Nanoengineered silk keeps your body cooler
Scientists have successfully used nanotechnology to produce a form of silk that stays cooler than the surrounding environment when exposed to direct sunlight.
“When you place a piece of cotton or native silk under the sun, it absorbs light and becomes hotter than the surrounding environment. Our material, instead, gets 3.5℃ cooler than ambient air,” says Shanhui Fan, a professor at Stanford University and a senior author on the paper published this week in Nature Nanotechnology. “No other wearable material can currently do that.”
This sounds very much like that scene from Back to the Future when Marty McFly gets soaked, but his self-drying jacket kicks in and saves the day. But how did the researchers achieve such an amazing result?
They dipped the silk in a chemical bath that contained aluminium oxide nanoparticles, tiny balls of material with diameters a million times smaller than a human hair. Aluminium oxide is a mineral found in many common pottery items, and the scientists chose it because it reflects UV light, which is the component of solar radiation that causes our skin to burn but also causes a heating effect in surfaces that absorb it. Adding aluminium oxide selectively enhances the reflective properties of silk against UV but, being otherwise transparent, does not affect the colour of the silk, or its performance as a smooth and cool textile.
To make the nanoparticles stick to the silk fibres, the researchers used a chemical bonding agent. “To see how well it worked, we performed many washing machine cycles, and confirmed that the nanoparticles did not get washed away from the silk,” says Fan. This is an important test to prove that the cooling effect of the textile does not wear off with use and that nanomaterials are not released into the environment with unpredictable impacts.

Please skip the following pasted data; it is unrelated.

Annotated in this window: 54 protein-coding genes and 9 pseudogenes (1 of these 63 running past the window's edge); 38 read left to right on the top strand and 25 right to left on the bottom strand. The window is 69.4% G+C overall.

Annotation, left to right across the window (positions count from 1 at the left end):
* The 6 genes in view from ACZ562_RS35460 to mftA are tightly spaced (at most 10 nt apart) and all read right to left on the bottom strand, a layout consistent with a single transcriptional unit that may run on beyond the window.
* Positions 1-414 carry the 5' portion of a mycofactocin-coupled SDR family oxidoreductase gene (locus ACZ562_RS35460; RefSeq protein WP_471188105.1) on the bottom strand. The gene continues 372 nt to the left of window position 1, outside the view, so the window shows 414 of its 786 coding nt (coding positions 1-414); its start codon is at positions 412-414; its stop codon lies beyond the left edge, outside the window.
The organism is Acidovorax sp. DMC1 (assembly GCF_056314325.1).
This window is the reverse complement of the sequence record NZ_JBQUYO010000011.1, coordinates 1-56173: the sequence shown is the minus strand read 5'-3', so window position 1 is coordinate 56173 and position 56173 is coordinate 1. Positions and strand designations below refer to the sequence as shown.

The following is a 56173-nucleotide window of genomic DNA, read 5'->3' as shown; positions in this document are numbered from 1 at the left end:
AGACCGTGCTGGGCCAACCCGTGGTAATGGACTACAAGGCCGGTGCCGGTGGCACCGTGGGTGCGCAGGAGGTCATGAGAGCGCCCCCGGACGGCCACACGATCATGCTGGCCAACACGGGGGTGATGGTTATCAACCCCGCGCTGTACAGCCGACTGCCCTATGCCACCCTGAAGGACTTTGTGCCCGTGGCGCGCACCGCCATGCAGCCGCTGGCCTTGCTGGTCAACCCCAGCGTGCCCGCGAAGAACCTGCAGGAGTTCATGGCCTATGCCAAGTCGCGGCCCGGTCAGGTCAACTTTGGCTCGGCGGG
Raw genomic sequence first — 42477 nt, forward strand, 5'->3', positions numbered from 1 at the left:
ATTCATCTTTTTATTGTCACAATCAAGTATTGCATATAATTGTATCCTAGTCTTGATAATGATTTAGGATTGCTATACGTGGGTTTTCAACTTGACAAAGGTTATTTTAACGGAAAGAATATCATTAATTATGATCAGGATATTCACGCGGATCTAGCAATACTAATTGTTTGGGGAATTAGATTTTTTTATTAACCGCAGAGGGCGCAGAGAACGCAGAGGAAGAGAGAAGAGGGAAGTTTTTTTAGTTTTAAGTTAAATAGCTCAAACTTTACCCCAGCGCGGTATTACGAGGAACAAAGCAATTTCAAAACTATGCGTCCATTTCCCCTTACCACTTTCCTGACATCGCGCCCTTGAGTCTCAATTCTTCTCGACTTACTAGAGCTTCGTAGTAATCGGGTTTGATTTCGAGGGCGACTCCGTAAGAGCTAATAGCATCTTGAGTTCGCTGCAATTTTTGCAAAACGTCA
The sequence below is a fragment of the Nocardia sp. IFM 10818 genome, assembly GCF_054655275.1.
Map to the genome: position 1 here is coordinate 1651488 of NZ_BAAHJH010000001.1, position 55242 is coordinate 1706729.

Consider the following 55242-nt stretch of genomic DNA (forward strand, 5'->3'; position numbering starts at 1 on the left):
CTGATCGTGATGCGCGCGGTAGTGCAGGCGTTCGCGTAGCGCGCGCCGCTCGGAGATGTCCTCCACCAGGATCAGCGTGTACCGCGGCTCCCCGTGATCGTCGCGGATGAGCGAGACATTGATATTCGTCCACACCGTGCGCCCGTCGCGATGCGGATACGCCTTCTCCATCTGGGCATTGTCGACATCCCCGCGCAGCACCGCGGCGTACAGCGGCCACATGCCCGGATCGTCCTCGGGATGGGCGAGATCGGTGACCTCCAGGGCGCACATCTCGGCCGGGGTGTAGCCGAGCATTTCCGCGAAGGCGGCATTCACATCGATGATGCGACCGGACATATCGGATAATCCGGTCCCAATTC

The researchers tested the cooling properties of the nanoprocessed silk in two ways. “In the first test, we simply put a piece of the silk out in the sun and compared its temperature to that of the surrounding air. In that case, we found that the silk was 3.5℃ cooler than the air,” explains Fan.
Then, they compared the performance of the nanoprocessed silk to normal silk by placing both textiles onto a piece of artificial skin under direct sunlight. Artificial skin is just a patch of heated material that simulates the way human skin interacts with light and heat. When they measured the temperature of the silks, they found an 8℃ difference between them. This is because not only the nanoprocessed silk reflects sunlight better than normal silk, but it also allows through more of the radiative heat coming from the skin, and so it keeps itself cooler.
“We have already made a t-shirt-sized patch of this new special material,” says Fan, who sees this new nanotechnology as a way to help people cope with intense heat when walking outside in the sun, and as a more efficient way to keep our bodies cool compared to air conditioning an entire room.